The FBI is investigating reports that Rupert Murdoch's News Corporation sought to hack the phones of victims of the 9/11 attacks.
The criminal probe follows calls from a growing number of senators and a senior Republican for an investigation.
In an interview with the Wall Street Journal, Mr Murdoch defended the company's handling of the crisis.
Meanwhile, Mr Murdoch and his son James have agreed to answer UK MPs' questions on the hacking scandal next week.
The Commons media committee issued summonses after the pair initially declined to appear.
Also in London on Thursday, a former News of the World executive editor, Neil Wallis, became the ninth person involved with the newspaper to be detained by police probing phone hacking.
The Murdoch-owned Sunday tabloid was shut down last week amid the mounting scandal over the alleged hacking of phones belonging to crime victims, politicians and celebrities.
Continue reading the main story Analysis Steve Kingstone BBC News, Washington
Unquestionably, the hacking scandal has crossed the Atlantic.
The FBI's involvement takes the affair beyond the rumblings of US politicians into the much more dangerous territory of a criminal investigation.
Of course, it remains to be proved whether Americans' phones were hacked.
The allegation that 9/11 victims were targeted by the News of the World was made by a rival British newspaper, the Daily Mirror, which based its report on an unnamed source.
If evidence of US hacking is uncovered, the scandal will take on a whole new dimension - especially if it touches upon the emotive subject of 9/11.
The company could face a second line of enquiry, into whether payments to British police officers breached US anti-corruption laws.
FBI sources told US media on Thursday it was looking into claims that phones belonging to victims of the September 11 attacks could have been hacked by News of the World journalists.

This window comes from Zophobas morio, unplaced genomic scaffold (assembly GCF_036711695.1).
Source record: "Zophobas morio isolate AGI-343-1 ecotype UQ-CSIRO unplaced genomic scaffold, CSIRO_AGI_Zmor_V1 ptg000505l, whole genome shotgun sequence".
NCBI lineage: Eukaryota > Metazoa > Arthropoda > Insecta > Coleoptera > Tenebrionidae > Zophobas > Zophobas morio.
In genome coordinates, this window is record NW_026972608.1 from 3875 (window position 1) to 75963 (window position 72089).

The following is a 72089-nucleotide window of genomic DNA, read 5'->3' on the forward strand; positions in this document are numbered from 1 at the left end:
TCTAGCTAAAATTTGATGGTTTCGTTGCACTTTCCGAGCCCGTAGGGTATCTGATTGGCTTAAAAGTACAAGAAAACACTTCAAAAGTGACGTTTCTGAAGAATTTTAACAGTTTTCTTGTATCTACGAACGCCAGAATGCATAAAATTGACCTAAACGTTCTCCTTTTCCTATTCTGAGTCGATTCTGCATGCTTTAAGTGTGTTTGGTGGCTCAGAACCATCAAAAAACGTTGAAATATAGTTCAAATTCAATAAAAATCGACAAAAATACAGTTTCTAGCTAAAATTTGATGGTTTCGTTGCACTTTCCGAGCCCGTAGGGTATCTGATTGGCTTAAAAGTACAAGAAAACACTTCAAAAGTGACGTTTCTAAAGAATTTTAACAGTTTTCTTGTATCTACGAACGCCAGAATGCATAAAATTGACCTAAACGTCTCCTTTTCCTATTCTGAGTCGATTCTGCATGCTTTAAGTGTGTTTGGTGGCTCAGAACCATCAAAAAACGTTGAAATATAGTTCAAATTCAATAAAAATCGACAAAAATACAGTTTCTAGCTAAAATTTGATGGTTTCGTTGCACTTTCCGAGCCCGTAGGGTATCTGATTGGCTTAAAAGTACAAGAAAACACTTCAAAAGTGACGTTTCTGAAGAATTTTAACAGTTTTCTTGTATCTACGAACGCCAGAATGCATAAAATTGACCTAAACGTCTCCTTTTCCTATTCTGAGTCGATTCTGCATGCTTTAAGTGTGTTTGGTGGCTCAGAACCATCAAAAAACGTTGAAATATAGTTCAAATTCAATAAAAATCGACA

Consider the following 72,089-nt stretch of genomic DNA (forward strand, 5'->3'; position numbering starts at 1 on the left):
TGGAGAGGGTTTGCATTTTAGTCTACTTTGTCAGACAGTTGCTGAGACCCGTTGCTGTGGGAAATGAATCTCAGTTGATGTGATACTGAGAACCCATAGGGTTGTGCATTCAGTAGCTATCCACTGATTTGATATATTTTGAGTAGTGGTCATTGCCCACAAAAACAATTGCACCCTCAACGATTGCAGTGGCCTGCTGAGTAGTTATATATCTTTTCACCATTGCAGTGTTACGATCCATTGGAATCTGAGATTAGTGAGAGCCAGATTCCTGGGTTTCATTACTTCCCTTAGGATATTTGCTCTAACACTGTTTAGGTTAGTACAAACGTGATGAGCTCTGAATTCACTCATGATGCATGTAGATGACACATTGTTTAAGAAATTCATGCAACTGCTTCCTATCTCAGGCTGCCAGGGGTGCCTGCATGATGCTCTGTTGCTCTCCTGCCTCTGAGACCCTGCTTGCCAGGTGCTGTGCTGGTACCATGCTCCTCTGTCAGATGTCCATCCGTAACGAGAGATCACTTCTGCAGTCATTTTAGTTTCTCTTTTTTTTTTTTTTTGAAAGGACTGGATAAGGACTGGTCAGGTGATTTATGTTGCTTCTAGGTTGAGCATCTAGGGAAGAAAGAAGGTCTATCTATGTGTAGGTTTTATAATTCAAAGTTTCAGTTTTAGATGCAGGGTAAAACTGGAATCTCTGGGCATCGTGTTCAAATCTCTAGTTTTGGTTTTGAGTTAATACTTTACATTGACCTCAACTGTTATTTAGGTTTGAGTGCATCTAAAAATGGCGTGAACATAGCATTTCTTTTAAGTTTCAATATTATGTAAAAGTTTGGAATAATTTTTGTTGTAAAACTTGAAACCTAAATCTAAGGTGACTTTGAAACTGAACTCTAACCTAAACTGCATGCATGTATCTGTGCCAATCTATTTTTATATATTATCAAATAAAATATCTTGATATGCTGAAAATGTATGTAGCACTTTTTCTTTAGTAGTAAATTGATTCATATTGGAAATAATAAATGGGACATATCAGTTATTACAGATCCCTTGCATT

News Corporation, based in New York, is the parent company of News International, the UK firm at the centre of the scandal over phone hacking and payments to police officers.
The fallout prompted News Corporation on Wednesday to withdraw from a huge takeover bid for the UK's largest pay-TV operator, BSkyB.
UK Prime Minister David Cameron has set up a judge-led inquiry into the allegations.
US senators this week asked the authorities to investigate allegations that 9/11 victims' phones were hacked. News International has not commented on the claims.
Democratic senators Jay Rockefeller and Barbara Boxer urged the attorney general and the Securities and Exchange Commission to investigate whether US laws had been broken.
Democratic Senator Robert Menendez, who wrote to the attorney general separately, said claims that newspapers had sought to "exploit information about... personal tragedies for profit" needed to be investigated.
Prince Al-Waleed bin Talal Alsaud: Brooks should resign if there is any sign of her involvement
Republican Congressman Peter King - who is chairman of the House homeland security committee and represents a constituency in New York that lost more then 150 people in the 9/11 attacks - called on Wednesday for an FBI inquiry.
"The thought that anyone would have hacked into the phones of either those who were killed, those who were missing, the family members, during that tragic time... is contemptible," he told the BBC on Thursday.
He declined to say whether he had any direct evidence that journalists working for News Corporation companies had sought to hack 9/11 victims' phones.
Prince backs Murdoch
"There were allegations, I want the FBI to investigate them, I'm not making any conclusions at all," he said.
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Source: Columbia Journalism Review
In an interview with the News Corporation-owned Wall Street Journal released on Thursday, Mr Murdoch said his company had handled the crisis "extremely well in every way possible", but acknowledged "minor mistakes".
Asked for his reaction to recent negative media coverage of News Corporation, Mr Murdoch said he was "just getting annoyed. I'll get over it. I'm tired".
There was some good news for Mr Murdoch on Thursday.
Saudi Prince Alwaleed bin Talal, one of News Corporation's largest shareholders, told the BBC he had no plans to sell off his stake in the company - 7% of voting shares.
But the Saudi royal, a nephew of the Saudi Arabian king, said he thought News International Chief Executive Rebekah Brooks should quit.
"For sure she has to go, you bet she has to go," he told the BBC's Newsnight programme.